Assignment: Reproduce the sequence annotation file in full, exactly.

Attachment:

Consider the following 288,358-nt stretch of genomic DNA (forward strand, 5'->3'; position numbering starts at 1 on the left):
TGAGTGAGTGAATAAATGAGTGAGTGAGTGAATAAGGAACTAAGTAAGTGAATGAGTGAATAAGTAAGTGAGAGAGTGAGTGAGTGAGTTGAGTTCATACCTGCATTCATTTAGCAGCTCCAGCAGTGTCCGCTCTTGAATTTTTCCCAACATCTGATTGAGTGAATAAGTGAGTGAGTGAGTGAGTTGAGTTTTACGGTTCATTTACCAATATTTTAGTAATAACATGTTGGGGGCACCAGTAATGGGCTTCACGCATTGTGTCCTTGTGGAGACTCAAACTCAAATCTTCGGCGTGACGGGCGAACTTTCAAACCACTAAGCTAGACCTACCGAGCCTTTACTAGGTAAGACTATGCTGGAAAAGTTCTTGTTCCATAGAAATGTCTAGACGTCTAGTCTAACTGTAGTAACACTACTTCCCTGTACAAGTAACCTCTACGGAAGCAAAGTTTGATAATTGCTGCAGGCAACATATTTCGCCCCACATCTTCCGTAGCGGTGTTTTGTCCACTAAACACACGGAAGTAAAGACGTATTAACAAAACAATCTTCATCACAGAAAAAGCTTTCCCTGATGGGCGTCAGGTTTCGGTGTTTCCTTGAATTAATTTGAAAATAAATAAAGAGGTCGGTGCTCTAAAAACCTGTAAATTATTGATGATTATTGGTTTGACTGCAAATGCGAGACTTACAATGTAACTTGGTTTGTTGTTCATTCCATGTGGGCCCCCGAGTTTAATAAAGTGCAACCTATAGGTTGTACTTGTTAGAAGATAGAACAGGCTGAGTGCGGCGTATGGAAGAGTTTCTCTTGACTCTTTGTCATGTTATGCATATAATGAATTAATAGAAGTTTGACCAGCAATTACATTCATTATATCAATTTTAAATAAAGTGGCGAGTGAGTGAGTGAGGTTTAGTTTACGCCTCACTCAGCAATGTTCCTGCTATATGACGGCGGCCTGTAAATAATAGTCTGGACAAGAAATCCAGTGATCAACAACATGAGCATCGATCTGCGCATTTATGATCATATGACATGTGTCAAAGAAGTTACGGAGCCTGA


Consider the following 288,358-nt stretch of genomic DNA (forward strand, 5'->3'; position numbering starts at 1 on the left):
TGAGTGAGTGAATAAATGAGTGAGTGAGTGAATAAGGAACTAAGTAAGTGAATGAGTGAATAAGTAAGTGAGAGAGTGAGTGAGTGAGTTGAGTTCATACCTGCATTCATTTAGCAGCTCCAGCAGTGTCCGCTCTTGAATTTTTCCCAACATCTGATTGAGTGAATAAGTGAGTGAGTGAGTGAGTTGAGTTTTACGGTTCATTTACCAATATTTTAGTAATAACATGTTGGGGGCACCAGTAATGGGCTTCACGCATTGTGTCCTTGTGGAGACTCAAACTCAAATCTTCGGCGTGACGGGCGAACTTTCAAACCACTAAGCTAGACCTACCGAGCCTTTACTAGGTAAGACTATGCTGGAAAAGTTCTTGTTCCATAGAAATGTCTAGACGTCTAGTCTAACTGTAGTAACACTACTTCCCTGTACAAGTAACCTCTACGGAAGCAAAGTTTGATAATTGCTGCAGGCAACATATTTCGCCCCACATCTTCCGTAGCGGTGTTTTGTCCACTAAACACACGGAAGTAAAGACGTATTAACAAAACAATCTTCATCACAGAAAAAGCTTTCCCTGATGGGCGTCAGGTTTCGGTGTTTCCTTGAATTAATTTGAAAATAAATAAAGAGGTCGGTGCTCTAAAAACCTGTAAATTATTGATGATTATTGGTTTGACTGCAAATGCGAGACTTACAATGTAACTTGGTTTGTTGTTCATTCCATGTGGGCCCCCGAGTTTAATAAAGTGCAACCTATAGGTTGTACTTGTTAGAAGATAGAACAGGCTGAGTGCGGCGTATGGAAGAGTTTCTCTTGACTCTTTGTCATGTTATGCATATAATGAATTAATAGAAGTTTGACCAGCAATTACATTCATTATATCAATTTTAAATAAAGTGGCGAGTGAGTGAGTGAGGTTTAGTTTACGCCTCACTCAGCAATGTTCCTGCTATATGACGGCGGCCTGTAAATAATAGTCTGGACAAGAAATCCAGTGATCAACAACATGAGCATCGATCTGCGCATTTATGATCATATGACATGTGTCAAAGAAGTTACGGAGCCTGA